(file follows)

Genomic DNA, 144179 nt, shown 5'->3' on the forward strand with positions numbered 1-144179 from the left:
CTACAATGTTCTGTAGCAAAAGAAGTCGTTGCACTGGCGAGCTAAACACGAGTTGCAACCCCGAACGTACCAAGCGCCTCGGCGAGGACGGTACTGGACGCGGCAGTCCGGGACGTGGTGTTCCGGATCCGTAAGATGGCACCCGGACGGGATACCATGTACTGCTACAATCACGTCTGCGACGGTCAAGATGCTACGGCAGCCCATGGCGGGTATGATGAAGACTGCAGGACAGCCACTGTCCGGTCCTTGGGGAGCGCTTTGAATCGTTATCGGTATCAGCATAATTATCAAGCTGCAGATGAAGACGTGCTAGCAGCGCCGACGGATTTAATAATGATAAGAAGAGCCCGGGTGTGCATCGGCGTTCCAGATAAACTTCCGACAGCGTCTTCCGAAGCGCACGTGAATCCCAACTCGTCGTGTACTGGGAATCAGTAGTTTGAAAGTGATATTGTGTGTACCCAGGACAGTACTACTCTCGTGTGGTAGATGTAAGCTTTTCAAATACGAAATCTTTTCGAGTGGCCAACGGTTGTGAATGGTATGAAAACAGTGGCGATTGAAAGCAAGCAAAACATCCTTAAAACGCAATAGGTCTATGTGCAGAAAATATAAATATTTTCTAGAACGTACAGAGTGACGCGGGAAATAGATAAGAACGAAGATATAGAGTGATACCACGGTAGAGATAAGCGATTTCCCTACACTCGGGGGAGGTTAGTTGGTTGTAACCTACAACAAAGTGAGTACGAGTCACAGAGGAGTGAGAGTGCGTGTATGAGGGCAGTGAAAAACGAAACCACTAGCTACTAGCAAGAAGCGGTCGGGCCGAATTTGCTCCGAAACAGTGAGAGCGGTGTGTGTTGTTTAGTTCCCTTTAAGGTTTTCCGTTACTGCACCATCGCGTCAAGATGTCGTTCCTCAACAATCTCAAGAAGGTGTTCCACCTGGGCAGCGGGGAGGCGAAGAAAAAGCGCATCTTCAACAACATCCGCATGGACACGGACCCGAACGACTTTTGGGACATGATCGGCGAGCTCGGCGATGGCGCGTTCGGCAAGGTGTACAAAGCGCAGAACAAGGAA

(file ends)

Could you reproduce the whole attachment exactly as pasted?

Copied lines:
Genomic DNA, 144179 nt, shown 5'->3' on the forward strand with positions numbered 1-144179 from the left:
CTACAATGTTCTGTAGCAAAAGAAGTCGTTGCACTGGCGAGCTAAACACGAGTTGCAACCCCGAACGTACCAAGCGCCTCGGCGAGGACGGTACTGGACGCGGCAGTCCGGGACGTGGTGTTCCGGATCCGTAAGATGGCACCCGGACGGGATACCATGTACTGCTACAATCACGTCTGCGACGGTCAAGATGCTACGGCAGCCCATGGCGGGTATGATGAAGACTGCAGGACAGCCACTGTCCGGTCCTTGGGGAGCGCTTTGAATCGTTATCGGTATCAGCATAATTATCAAGCTGCAGATGAAGACGTGCTAGCAGCGCCGACGGATTTAATAATGATAAGAAGAGCCCGGGTGTGCATCGGCGTTCCAGATAAACTTCCGACAGCGTCTTCCGAAGCGCACGTGAATCCCAACTCGTCGTGTACTGGGAATCAGTAGTTTGAAAGTGATATTGTGTGTACCCAGGACAGTACTACTCTCGTGTGGTAGATGTAAGCTTTTCAAATACGAAATCTTTTCGAGTGGCCAACGGTTGTGAATGGTATGAAAACAGTGGCGATTGAAAGCAAGCAAAACATCCTTAAAACGCAATAGGTCTATGTGCAGAAAATATAAATATTTTCTAGAACGTACAGAGTGACGCGGGAAATAGATAAGAACGAAGATATAGAGTGATACCACGGTAGAGATAAGCGATTTCCCTACACTCGGGGGAGGTTAGTTGGTTGTAACCTACAACAAAGTGAGTACGAGTCACAGAGGAGTGAGAGTGCGTGTATGAGGGCAGTGAAAAACGAAACCACTAGCTACTAGCAAGAAGCGGTCGGGCCGAATTTGCTCCGAAACAGTGAGAGCGGTGTGTGTTGTTTAGTTCCCTTTAAGGTTTTCCGTTACTGCACCATCGCGTCAAGATGTCGTTCCTCAACAATCTCAAGAAGGTGTTCCACCTGGGCAGCGGGGAGGCGAAGAAAAAGCGCATCTTCAACAACATCCGCATGGACACGGACCCGAACGACTTTTGGGACATGATCGGCGAGCTCGGCGATGGCGCGTTCGGCAAGGTGTACAAAGCGCAGAACAAGGAA